Portfolios
We started with portfolios for makers as our initial idea, citing a shortage of places to publish physical projects online. Websites like Instructables have a great set of tools, but they’re ad-driven and lack ways to personalize your portfolio. While website builders like Squarespace don’t have all the great tools to represent the complexity of maker projects.

Problem: Portfolios aren’t a big need in the maker community. Engineering and Technology jobs don’t require them, and a lot of makers are hobbyists or researchers.

Publication
As I was posting new interesting projects on Monograph, we were generating pretty serious amounts of traffic. Getting project exposure without detracting from the work with social buttons or ads was a core tenet of Monograph.

Problem: Online publications across the board generate revenue via ads and sponsorships. Since we were firm in our beliefs, this business model wasn’t an option for us.

Education Platform
We ran four pilot semester projects at institutions like MIT and KU who used the platform for their robotic and engineering courses. We also started to get interest from Stanford, Coursera and many high school programs.

Problem: The budget and bureaucratic process of selling into schools was an overwhelming negative for us. While sales is a part of any startup, our skill sets are much stronger in product and marketing as opposed to direct enterprise sales. There is a big need here (and we’d love to chat with someone working on this), but we weren’t the right team to successfully build it.

Takeaway: We’ve learned that charging for your product is one metric that helps determine whether users value your service. Also we’ve become more self-aware of our strengths and weaknesses which helps us decide what type of company we want to build.

New Project?

So I kinda buried the lead, but we’ve been actively building a new product that attempts to learn from our earlier mistakes.

Monograph v2 is a website builder with an assigned person to help you style, edit, update and market your business website. Our initial focus is on the architecture niche since that’s our team’s background, and we know there is a huge need to improve technology and online marketing in architecture.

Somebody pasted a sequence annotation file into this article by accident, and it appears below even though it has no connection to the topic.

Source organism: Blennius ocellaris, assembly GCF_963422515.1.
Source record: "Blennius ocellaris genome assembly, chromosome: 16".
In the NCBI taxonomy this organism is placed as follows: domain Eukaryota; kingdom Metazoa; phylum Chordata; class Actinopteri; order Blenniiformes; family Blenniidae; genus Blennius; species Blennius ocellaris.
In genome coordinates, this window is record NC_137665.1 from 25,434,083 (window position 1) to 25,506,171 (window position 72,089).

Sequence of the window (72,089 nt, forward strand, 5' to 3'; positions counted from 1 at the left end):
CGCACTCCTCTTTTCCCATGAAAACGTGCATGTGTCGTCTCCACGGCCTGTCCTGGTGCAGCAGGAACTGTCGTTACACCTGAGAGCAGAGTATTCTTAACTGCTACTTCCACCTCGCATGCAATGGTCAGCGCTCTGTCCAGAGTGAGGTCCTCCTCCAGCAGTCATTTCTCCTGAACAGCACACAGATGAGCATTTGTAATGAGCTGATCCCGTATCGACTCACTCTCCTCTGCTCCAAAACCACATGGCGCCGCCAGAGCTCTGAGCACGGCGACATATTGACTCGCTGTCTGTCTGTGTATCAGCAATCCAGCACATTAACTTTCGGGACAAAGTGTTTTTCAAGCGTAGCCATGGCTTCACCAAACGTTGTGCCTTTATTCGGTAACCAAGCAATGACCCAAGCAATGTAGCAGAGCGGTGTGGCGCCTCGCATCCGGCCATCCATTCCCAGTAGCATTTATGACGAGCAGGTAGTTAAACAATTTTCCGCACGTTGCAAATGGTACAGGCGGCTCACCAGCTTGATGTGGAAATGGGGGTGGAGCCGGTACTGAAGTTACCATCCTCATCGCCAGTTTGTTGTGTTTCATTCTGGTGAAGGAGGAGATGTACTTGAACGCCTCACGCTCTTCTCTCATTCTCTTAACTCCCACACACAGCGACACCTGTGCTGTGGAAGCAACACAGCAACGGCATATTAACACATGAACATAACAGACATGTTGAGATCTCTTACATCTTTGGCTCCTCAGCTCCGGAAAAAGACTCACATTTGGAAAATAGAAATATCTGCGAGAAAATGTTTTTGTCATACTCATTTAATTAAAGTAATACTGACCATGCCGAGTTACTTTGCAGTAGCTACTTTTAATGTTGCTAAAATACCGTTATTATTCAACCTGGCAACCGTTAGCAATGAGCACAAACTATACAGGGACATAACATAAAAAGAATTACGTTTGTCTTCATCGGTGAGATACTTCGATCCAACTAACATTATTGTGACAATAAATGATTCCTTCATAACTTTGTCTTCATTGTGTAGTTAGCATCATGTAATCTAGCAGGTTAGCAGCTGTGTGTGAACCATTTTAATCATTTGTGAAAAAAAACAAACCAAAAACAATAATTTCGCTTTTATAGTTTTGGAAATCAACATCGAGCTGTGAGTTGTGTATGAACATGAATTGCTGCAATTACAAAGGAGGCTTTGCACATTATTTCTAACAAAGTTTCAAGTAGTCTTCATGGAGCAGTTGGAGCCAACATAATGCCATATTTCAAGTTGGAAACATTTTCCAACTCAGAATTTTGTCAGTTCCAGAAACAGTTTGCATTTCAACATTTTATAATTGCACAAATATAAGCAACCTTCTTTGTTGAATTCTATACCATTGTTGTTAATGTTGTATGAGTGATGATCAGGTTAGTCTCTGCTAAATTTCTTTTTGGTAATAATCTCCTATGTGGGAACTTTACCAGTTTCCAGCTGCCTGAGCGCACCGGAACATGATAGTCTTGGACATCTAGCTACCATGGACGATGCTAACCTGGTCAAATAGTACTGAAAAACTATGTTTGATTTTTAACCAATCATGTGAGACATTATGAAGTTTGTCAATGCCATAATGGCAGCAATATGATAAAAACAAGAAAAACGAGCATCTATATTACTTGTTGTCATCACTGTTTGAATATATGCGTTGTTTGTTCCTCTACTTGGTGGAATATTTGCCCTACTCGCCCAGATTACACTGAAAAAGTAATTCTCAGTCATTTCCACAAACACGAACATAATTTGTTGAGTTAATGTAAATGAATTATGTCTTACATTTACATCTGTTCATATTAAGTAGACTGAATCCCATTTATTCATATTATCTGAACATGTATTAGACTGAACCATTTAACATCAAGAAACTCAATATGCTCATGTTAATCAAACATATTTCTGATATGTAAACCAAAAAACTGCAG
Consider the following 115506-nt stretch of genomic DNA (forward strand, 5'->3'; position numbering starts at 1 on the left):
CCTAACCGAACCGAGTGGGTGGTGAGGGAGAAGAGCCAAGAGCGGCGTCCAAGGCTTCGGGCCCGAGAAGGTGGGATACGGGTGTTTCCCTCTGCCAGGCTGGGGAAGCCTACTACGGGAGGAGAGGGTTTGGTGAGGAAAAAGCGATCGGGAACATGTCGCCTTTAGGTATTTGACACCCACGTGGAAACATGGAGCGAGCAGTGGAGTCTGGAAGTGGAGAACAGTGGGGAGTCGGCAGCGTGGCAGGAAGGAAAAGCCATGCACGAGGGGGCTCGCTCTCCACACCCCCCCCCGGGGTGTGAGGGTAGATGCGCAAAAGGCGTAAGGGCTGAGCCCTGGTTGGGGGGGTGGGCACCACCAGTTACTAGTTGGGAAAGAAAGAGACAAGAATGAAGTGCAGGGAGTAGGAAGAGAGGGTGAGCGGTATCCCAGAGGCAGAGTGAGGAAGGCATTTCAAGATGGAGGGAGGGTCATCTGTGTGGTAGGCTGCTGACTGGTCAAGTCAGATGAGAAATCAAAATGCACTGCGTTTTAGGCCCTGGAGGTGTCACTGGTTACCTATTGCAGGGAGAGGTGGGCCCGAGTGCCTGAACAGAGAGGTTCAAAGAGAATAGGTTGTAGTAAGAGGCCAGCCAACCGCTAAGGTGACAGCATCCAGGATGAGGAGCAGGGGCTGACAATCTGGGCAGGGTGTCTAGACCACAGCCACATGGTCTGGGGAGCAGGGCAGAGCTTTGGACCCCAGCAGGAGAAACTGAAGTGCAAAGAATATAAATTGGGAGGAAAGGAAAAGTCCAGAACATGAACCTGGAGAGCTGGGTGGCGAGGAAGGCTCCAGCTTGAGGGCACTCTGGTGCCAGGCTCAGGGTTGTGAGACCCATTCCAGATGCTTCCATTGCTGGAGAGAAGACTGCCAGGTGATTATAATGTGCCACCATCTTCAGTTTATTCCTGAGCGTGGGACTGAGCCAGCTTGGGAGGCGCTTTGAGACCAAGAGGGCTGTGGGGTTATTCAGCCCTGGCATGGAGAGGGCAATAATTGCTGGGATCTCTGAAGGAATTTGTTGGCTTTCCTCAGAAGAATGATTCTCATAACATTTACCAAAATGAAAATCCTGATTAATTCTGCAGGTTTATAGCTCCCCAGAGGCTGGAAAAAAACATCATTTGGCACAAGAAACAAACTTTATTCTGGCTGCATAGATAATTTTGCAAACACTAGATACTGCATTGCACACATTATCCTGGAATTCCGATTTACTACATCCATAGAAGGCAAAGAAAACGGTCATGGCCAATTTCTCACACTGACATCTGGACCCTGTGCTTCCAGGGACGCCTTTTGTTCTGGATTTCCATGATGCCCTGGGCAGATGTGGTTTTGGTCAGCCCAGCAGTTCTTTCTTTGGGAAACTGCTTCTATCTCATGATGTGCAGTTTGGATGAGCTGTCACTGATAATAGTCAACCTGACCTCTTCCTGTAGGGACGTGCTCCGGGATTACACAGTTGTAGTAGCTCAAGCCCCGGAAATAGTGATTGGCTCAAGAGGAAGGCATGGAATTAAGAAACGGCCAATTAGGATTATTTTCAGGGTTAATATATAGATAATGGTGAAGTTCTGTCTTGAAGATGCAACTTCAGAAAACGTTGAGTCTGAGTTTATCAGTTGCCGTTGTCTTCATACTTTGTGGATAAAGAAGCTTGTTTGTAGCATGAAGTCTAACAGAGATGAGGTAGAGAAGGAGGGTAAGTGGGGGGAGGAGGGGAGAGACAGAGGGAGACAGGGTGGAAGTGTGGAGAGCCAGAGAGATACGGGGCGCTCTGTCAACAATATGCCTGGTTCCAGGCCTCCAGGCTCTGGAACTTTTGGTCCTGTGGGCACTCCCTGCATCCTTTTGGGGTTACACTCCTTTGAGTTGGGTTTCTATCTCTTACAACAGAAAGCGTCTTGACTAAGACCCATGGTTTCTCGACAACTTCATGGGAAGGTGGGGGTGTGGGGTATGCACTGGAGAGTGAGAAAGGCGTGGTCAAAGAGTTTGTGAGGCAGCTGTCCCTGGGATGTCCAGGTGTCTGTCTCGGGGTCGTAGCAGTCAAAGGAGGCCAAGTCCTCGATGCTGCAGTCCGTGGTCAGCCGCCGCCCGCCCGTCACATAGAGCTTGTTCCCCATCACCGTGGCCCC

UX and Support: Beyond the personal concierge who you’ll know on a first name basis, Monograph’s main focus is on user experience. Documentation, video tutorials, and design resources are first class products of the platform.

A product people love: In our customer development interviews, we’ve heard from Every Single Person that they want to talk to a real human and have that person direct them in marketing efforts. Monograph’s core product is friendly people with expertise rather than technology.

Business model: Since we’re building a product people love, we’re able to charge for the service. We love creating beautiful websites and helping businesses grow in the process, which in turn makes us passionate about the company and it’s overall mission. So damn excited!


Thanks again to everyone involved with Monograph. We’ve learned a ton and are happy to chat with anyone who is working through similar problems with their own startup.

A special thanks to Andrew Manto, Josh Burker, James Coleman, and Bryan Maddock for all your support and being pro-level users of Monograph. Also thanks to everyone a part of MIT GFSA for taking a chance on us!